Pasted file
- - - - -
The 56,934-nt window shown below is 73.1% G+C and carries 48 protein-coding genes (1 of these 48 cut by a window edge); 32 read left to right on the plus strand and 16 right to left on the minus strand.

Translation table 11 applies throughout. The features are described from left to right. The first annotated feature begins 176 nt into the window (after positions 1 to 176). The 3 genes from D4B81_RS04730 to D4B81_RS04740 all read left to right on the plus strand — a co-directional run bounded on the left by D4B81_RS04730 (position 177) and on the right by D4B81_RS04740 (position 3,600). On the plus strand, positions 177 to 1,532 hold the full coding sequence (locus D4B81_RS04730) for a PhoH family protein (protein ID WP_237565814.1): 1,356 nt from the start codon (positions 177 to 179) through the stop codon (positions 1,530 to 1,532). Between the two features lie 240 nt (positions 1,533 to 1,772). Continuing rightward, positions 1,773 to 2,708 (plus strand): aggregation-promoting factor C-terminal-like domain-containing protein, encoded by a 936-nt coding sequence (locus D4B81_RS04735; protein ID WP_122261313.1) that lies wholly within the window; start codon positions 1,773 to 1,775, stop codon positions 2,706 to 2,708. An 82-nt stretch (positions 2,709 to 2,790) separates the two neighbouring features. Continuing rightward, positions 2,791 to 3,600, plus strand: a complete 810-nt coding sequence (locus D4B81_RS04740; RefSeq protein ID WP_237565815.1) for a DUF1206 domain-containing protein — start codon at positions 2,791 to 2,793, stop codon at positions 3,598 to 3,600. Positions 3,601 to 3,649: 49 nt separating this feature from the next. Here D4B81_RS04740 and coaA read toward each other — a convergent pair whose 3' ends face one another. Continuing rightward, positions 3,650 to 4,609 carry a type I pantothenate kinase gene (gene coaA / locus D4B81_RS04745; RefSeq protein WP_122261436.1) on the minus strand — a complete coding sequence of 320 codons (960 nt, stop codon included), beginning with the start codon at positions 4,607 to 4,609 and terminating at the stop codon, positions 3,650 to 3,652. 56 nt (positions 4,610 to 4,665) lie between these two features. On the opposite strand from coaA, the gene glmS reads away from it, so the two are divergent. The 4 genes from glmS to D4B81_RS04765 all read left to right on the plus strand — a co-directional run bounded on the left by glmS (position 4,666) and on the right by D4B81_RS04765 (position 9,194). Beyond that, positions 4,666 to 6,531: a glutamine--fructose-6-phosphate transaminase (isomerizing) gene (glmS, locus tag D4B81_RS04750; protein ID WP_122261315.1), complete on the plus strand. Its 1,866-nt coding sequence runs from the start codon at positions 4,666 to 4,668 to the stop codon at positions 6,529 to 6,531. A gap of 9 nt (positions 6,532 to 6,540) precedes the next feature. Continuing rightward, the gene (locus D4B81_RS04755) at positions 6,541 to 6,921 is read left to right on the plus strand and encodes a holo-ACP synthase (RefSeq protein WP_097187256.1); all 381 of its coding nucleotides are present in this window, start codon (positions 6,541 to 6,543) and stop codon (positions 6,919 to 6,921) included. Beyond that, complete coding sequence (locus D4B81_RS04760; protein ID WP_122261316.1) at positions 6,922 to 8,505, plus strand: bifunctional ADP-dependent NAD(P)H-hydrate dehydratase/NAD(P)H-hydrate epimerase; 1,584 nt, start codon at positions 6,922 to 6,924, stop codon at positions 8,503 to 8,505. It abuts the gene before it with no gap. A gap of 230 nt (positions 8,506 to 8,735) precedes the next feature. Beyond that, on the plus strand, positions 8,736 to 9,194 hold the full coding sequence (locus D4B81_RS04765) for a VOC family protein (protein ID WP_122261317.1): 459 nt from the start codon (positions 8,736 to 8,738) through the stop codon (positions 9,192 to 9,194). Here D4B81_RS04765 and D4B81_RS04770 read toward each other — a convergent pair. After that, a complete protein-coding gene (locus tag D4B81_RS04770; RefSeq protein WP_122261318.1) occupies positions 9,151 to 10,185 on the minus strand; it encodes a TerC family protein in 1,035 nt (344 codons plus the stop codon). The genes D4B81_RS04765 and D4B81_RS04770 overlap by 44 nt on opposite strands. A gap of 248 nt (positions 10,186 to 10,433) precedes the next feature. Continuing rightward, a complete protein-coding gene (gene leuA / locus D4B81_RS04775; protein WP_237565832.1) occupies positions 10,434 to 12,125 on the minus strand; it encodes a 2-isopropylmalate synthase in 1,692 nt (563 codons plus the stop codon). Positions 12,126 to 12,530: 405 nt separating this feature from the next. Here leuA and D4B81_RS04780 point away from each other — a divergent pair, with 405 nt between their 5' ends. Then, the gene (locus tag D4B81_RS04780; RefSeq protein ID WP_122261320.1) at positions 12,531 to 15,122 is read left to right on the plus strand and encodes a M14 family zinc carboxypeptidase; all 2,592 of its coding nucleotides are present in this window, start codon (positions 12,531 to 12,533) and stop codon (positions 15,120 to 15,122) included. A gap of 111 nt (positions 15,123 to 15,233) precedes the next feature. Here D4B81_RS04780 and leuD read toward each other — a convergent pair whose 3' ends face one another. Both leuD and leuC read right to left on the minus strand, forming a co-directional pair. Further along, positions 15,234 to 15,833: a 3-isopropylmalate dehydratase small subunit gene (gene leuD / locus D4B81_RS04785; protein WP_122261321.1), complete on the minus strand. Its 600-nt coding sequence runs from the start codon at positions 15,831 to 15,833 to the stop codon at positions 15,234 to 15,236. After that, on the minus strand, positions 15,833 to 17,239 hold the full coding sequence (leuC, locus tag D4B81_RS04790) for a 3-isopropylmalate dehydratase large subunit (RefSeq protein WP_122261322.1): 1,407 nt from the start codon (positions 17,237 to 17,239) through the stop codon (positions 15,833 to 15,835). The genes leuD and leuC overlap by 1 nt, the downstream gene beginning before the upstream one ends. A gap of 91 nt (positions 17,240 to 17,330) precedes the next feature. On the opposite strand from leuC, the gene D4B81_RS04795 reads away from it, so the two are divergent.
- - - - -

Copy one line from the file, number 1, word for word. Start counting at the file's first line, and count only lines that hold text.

The 56,934-nt window shown below is 73.1% G+C and carries 48 protein-coding genes (1 of these 48 cut by a window edge); 32 read left to right on the plus strand and 16 right to left on the minus strand.